The Forgotten Third: Developing a Relationship with God the Holy Spirit (Chapter 8)

09 Nov

Chapter 8- Our Response to the Spirit of God

“Okay. Okay. I’m convinced that I can have a relationship to the Spirit of God. I can speak with Him. I can pray to Him. I can worship Him,” my friend Brenda said after reading this short book. “But I want to treat Him with the reverence and love which He deserves. How do I do that?” “I’m so glad you asked,” I said. “Read on!”

Do Not Quench the Spirit!
We are asking in this book, how are we to relate to the Third Person of the Trinity? Some believers overemphasize Him while others overlook Him. Wanting a balanced view of the Third Member of the Trinity, we continue our study by asking, what does it mean to “quench” the Holy Spirit?

We read in I Thessalonians 5:19 — “Do not quench the Spirit.” (NIV)
Other translations of this verse put it a bit differently: The NET Bible has “Do not extinguish the Spirit.” The Living Bible says, “Do not smother the Holy Spirit.” The CSB renders this verse as: “Don’t stifle the Spirit.” The CEB says, “Don’t suppress the Spirit” while the ICB has “Do not stop the work of the Holy Spirit.”

So, we are not to extinguish or smother the Holy Spirit. We can somehow stifle Him or suppress Him, stopping His work in and through us. The context of I Thessalonians 5:19 mentions prophesying and the Phillips’ translation renders the text as: Never damp the fire of the Spirit, and never despise what is spoken in the name of the Lord. By all means use your judgement, and hold on to whatever is really good, Steer clear of evil in any form. The Message says: Don’t suppress the Spirit, and don’t stifle those who have a word from the Master. On the other hand, don’t be gullible. Check out everything, and keep only what’s good. Throw out anything tainted with evil.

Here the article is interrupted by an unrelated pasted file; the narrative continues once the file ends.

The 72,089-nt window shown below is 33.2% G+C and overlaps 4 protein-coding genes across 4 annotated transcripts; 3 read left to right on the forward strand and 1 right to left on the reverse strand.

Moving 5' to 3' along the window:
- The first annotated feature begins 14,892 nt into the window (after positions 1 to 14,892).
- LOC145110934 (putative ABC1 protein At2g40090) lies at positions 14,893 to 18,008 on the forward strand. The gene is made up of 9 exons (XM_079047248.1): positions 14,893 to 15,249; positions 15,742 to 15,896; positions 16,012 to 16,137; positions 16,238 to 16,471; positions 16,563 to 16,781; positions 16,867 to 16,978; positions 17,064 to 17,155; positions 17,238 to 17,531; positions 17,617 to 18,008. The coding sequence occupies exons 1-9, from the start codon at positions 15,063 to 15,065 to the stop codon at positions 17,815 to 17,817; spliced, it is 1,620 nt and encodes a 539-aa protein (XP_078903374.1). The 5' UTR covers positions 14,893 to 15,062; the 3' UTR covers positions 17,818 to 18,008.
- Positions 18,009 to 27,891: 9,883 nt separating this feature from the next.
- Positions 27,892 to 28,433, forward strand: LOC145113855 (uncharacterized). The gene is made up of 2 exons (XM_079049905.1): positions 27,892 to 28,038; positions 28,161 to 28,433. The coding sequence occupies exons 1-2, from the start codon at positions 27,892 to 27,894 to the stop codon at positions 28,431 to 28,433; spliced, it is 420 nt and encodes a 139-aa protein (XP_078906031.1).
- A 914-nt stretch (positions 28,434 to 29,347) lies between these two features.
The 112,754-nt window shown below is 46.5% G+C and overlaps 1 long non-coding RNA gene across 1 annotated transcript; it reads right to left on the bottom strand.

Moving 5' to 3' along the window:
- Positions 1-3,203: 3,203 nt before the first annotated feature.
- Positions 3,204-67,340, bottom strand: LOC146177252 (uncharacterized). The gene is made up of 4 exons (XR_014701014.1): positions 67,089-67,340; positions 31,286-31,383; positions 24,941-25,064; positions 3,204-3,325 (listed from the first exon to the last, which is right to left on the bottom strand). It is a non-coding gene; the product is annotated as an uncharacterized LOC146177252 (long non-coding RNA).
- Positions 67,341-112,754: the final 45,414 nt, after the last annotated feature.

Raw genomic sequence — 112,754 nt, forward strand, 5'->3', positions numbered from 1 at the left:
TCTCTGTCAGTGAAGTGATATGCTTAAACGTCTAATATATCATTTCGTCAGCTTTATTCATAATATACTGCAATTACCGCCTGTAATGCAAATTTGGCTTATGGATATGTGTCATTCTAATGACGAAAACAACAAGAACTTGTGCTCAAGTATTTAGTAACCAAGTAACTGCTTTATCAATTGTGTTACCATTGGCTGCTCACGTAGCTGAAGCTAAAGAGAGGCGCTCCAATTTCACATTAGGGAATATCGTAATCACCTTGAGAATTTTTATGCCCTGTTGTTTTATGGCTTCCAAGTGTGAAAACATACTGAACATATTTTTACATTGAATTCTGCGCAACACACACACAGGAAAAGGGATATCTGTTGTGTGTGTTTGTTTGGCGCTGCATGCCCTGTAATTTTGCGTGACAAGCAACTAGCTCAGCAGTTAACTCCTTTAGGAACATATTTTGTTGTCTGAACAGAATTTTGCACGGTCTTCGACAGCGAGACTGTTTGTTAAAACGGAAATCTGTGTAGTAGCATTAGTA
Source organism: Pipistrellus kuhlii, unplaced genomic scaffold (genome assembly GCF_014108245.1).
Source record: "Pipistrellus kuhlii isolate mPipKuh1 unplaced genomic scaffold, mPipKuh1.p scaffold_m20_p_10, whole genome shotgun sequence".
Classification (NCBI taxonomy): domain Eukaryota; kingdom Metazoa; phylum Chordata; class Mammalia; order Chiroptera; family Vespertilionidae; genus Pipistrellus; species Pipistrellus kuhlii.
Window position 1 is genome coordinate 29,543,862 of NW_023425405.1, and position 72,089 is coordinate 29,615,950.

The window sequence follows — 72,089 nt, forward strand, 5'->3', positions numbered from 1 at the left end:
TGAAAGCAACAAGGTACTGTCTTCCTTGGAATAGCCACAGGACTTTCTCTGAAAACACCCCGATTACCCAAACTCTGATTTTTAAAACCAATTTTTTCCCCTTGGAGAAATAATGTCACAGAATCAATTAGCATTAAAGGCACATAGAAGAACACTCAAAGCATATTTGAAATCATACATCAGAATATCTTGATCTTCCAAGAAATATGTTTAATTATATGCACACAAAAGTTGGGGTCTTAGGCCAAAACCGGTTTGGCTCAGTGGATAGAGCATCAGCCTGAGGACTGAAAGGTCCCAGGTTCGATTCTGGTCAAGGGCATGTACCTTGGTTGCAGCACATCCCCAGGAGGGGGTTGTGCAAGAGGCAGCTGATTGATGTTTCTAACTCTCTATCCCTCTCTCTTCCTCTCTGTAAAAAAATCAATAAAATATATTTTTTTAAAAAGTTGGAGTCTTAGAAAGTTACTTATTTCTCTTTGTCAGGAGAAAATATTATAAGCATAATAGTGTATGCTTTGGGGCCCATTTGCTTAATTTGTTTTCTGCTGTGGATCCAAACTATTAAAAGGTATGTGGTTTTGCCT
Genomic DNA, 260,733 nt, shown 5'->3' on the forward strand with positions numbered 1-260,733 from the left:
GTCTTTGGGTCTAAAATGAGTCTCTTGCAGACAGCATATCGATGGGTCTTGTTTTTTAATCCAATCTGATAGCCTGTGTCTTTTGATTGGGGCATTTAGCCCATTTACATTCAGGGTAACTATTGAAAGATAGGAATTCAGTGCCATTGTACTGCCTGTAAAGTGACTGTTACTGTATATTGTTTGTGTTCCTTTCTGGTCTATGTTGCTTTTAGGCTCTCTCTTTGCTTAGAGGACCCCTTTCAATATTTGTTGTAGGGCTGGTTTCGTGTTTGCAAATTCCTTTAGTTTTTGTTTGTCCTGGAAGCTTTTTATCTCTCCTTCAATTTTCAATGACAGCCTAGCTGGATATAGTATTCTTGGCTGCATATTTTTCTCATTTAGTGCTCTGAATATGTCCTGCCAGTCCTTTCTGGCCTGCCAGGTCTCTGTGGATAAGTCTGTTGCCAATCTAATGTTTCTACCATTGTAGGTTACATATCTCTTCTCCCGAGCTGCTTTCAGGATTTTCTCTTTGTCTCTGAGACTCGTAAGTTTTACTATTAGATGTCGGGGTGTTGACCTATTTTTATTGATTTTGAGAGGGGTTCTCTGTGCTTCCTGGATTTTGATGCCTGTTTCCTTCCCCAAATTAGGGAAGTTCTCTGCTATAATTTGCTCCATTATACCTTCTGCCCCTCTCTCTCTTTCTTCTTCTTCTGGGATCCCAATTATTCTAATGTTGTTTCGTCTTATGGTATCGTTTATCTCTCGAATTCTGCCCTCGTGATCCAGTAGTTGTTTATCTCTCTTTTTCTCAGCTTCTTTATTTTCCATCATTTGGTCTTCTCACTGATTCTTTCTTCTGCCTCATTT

So — what does it mean to QUENCH the Spirit of God? When the word “quench” is used in Scripture, it is speaking of suppressing fire. When believers put on the shield of faith, as part of their armor of God (Ephesians 6:16), they are extinguishing the power of the fiery darts from Satan. Christ described hell as a place where the fire would not be “quenched” (Mark 9:44, 46, 48). Likewise, the Holy Spirit is a fire dwelling in each believer. He wants to express Himself in our actions and attitudes. When believers do not allow the Spirit to be seen in our actions, when we do what we know is wrong, we suppress or quench the Spirit (1 Thessalonians 5:19). We do not allow the Spirit to reveal Himself the way that He wants to.
The Challenge: How might you be quenching the Spirit of God’s fire in your life? Confess that — and ask Him to continue His good work in you.

Here’s a bonus summary of an article on this issue:
“Seven Ways We Quench the Holy Spirit” (Sam Storms)
1. We quench the Holy Spirit when we rely decisively on any resource other than the Holy Spirit for anything we do in life and ministry.

2. We quench the Spirit whenever we diminish his personality and speak of him as if he were only an abstract power or source of divine energy.

3. We quench the Spirit whenever we suppress or legislate against his work of imparting spiritual gifts and ministering to the church through them.

4. We quench the Spirit whenever we create an inviolable and sanctimonious structure in our corporate gatherings and worship services, and in our small groups, that does not permit spontaneity or the special leading of the Spirit.

5. We quench the Spirit whenever we despise prophetic utterances (1 Thessalonians 5:20).

6. We quench the Spirit whenever we diminish his activity that alerts and awakens us to the glorious and majestic truth that we are truly the children of God (Romans 8:15–16; Galatians 4:4–7).

7. We quench the Spirit whenever we suppress, or legislate against, or instill fear in the hearts of people regarding the legitimate experience of heartfelt emotions and affections in worship.

Don’t Grieve the Spirit of God

One of my seminary students wrote a paper on “The Lost Art of Lament.” She made the case that we have virtually forgotten how to grieve over our sins. Isn’t it true that our prayers are often skeleton supplications for God to bless us? When we worship or adore God in prayer, have we skipped lament? We ought to grieve over our sins, but do we ever grieve the Spirit of God?
We are not to GRIEVE Him. We read in Ephesians 4:30 — “And do not grieve the Holy Spirit of God, with whom you were sealed for the day of redemption.”

There are actually quite a few verses in the Bible about grieving.

Gen 6:5-6- 5 And God saw that the wickedness of man was great in the earth, and that every imagination of the thoughts of his heart was only evil continually. 6 And it repented the Lord that he had made man on the earth, and it grieved him at his heart. (KJV)